Civilization first dawned in Egypt over five millennia ago when Narmer, first pharaoh of the First Dynasty, unified Upper and Lower Egypt. But Egypt’s history is even older, with human settlements dating back to 4,000 BC. In all that time, Egypt has grown and developed into one of the most exciting, richly cultured places in the world. Here’s just a taste of the exciting things awaiting you when you take a trip to this timeless destination!
1. Cruising the Nile
With over 4,000 miles of waterway coursing through 11 countries, the Nile River is considered to be the longest in the world, and Egypt its gift to Earth. Ancient Egyptians revered it as the source of all life, and with a riverfront view of the bustling ports and trading posts like Luxor, Esna and Edfu that blossomed all along its shores, you’ll see why. Stop off to visit the Valley of the Kings along the West Bank of the Nile and tour Edfu and the Temple of Horus! In addition to its ancient treasures, the Nile’s banks are home to a wide assortment of Egypt’s most iconic animals from its storied history, including hippopotamuses and the legendary Nile crocodiles. If you’re lucky, you might catch a glimpse (from the safety of your boat!) and you’ll understand why ancient Egyptians believed them to be gods.
2. Exploring the Pyramids
Everybody who visits Egypt needs to visit the Pyramids. But not everyone gets the chance to go inside! You may find yourself channeling your inner Indiana Jones as you make your way through the passages and antechambers, reading hieroglyphs painted by Egyptian hands thousands of years ago. Though the purpose of many of the chambers hidden within the pyramids has been lost to history, anyone making the visit into the tombs of fallen pharaohs and queens of the past can expect to be charmed by their beauty and the care with which Egyptians of old laid their leaders to rest. As the Great Pyramids are the last of the Seven Wonders of the Ancient World to remain standing today, the chance to tour them up close is an opportunity that shouldn’t be missed.
3. Sampling the local cuisine
Egypt is where societal culture first came into existence, and what unites a society more than the food they create and eat together? You’ll find restaurants and food vendors aplenty, with no shortage of unique dishes to try. With the rich and fertile land provided by the annual flooding of the Nile into the river delta for a millennia, Egypt’s food culture evolved heavily on its bountiful crops. A variety of meats can be found to please any omnivore, yet vegetarian dishes are a staple of many Egyptian households, and the national dish of kushari–a mix of rice, lentils and macaroni noodles blended with spiced tomato sauce and garbanzo beans–is the pride of Egypt’s cuisine.
4. Sunset on the Sahara
If the word “desert” makes you think of a hot, dry, inhospitable landscape, you’re not alone, but you may be doing yourself a great injustice. The Sahara Desert is indeed dry and can be quite hot at times, but at the close of the day, it’s a sight to behold. As the shadows grow long and the sun becomes a molten orange ball dipping into the horizon, light strikes the sands like tongues of flame, creating a glittering illusion of an expanse of gold coins surrounding you. Sand dunes shift and undulate in the winds off the desert, giving you the feeling of standing on the surface of a great golden sea as the wide sky catches fire in brilliant streaks of orange and red. As the sun drops out of sight and the sky turns itself over to starry night, you may find yourself left with a new understanding of the infinity of the earth.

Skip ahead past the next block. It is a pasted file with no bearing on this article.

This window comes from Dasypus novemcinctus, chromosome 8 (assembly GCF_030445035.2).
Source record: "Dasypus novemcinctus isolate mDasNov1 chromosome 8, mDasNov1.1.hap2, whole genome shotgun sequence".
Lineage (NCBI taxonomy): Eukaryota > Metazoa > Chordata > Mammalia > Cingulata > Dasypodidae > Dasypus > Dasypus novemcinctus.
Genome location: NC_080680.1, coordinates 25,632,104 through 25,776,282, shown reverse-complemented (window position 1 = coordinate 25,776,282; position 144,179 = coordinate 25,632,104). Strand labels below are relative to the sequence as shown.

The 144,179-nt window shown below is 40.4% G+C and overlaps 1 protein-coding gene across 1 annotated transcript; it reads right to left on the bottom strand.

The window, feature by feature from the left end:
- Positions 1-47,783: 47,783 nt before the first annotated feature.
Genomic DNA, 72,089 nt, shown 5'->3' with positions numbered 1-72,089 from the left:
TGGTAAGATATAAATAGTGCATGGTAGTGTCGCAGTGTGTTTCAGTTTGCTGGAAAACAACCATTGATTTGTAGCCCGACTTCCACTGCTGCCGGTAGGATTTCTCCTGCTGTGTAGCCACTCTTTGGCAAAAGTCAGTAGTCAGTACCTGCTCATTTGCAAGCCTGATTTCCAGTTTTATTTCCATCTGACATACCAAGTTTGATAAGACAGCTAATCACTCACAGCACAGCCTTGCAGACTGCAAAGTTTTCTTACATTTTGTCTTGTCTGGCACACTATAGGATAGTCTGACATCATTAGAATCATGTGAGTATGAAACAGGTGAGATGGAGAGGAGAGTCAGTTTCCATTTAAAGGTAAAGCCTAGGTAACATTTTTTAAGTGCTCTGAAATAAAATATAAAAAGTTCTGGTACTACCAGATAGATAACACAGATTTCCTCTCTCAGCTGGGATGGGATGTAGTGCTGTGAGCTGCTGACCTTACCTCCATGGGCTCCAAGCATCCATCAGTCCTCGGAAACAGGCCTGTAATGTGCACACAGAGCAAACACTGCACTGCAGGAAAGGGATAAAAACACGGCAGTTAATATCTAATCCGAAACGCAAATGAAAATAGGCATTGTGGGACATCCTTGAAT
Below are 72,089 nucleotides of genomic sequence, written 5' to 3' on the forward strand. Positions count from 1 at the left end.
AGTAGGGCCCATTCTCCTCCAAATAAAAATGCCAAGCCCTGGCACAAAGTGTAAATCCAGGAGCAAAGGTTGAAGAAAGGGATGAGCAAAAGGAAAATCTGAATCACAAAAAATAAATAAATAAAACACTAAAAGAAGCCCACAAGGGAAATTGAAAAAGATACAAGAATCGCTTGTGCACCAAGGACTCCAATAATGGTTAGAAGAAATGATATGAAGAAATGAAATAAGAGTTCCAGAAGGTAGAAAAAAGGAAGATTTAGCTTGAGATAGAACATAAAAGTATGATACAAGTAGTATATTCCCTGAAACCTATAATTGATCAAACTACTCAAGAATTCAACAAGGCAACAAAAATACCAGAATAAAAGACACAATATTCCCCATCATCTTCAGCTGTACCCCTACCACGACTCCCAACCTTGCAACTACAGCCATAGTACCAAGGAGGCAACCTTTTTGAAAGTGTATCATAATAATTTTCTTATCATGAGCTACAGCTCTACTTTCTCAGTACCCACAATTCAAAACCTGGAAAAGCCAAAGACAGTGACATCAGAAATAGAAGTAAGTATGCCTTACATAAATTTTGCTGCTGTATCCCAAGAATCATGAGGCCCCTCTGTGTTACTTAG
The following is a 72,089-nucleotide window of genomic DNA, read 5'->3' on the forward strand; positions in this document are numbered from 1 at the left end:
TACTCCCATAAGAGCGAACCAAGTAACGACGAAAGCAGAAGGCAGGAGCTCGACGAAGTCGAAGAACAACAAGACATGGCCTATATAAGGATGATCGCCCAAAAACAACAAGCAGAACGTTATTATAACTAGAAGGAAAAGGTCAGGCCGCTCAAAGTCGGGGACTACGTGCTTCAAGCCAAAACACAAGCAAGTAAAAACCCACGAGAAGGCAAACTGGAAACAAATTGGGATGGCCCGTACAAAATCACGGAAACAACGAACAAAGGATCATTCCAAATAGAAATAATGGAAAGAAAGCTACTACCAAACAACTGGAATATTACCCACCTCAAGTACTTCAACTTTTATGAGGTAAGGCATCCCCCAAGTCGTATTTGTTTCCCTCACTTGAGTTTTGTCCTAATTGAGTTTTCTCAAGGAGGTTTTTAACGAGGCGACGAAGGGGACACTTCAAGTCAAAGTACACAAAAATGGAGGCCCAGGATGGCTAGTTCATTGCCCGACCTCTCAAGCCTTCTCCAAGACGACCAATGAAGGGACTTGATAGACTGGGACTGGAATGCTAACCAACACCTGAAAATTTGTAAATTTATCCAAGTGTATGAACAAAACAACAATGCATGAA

5. Witnessing ancient culture
Egypt’s cities have been continuously populated for 5,000 years and its people carry some of the world’s most ancient lineages. Everywhere you look you’ll see evidence of the dawn and development of civilization, from the ancient mosques and churches that have stood the test of time to the preserved housing structures that still stand today, sheltering Egypt’s people from the Saharan elements. Looming nearby, the great silhouettes of the pyramids serve as a reminder and tribute to the leaders of the old world who helped usher society into the future.
6. Shopping at Khan el-Khalili bazaars
Perhaps one of the most iconic and fascinating places is the Khan el-Khalili souk, an outdoor marketplace built from the mausoleum of the Fatimid caliphs. One of the most popular destinations in all of Cairo, the marketplace is filled with shops and street vendors, restaurants and coffee houses. You’ll find stalls selling Egypt’s most famous goods–silks, pottery, jewelry, gold, lanterns and spices–alongside such cultural landmarks as Fishawi’s, a coffee house first established in 1773.
BONUS EXPERIENCE! Exploring the lost city of Petra
Though not in Egypt, you can visit the lost city of Petra in Jordan on an optional Post-Tour extension. Once a thriving and bustling trade center for the Middle East and the capital of the nomadic Nabataean Empire as early as 400 BC, Petra was a vast settlement carved out of the red sandstone rocks. A landlocked city, Petra fell victim to the rise of sea trade and to a series of 3rd-century earthquakes. It was abandoned by 700 AD and remembered only by local Bedouin until its “rediscovery” by European explorers in 1812. More recently, you may remember Al-Khazneh, the ancient Treasury featured above, as the home of the Holy Grail in Indiana Jones and the Last Crusade. Today, Petra is a UNESCO World Heritage Site and counted among the Seven Wonders of the New World–despite only 15% of the city having yet been uncovered!
Egypt has myriad surprises and pleasures of things to offer her people and her visitors alike, but even if you only experience this small sampling of Egypt’s great wonders, your trip to the Mother of the World is sure to be one you’ll never forget.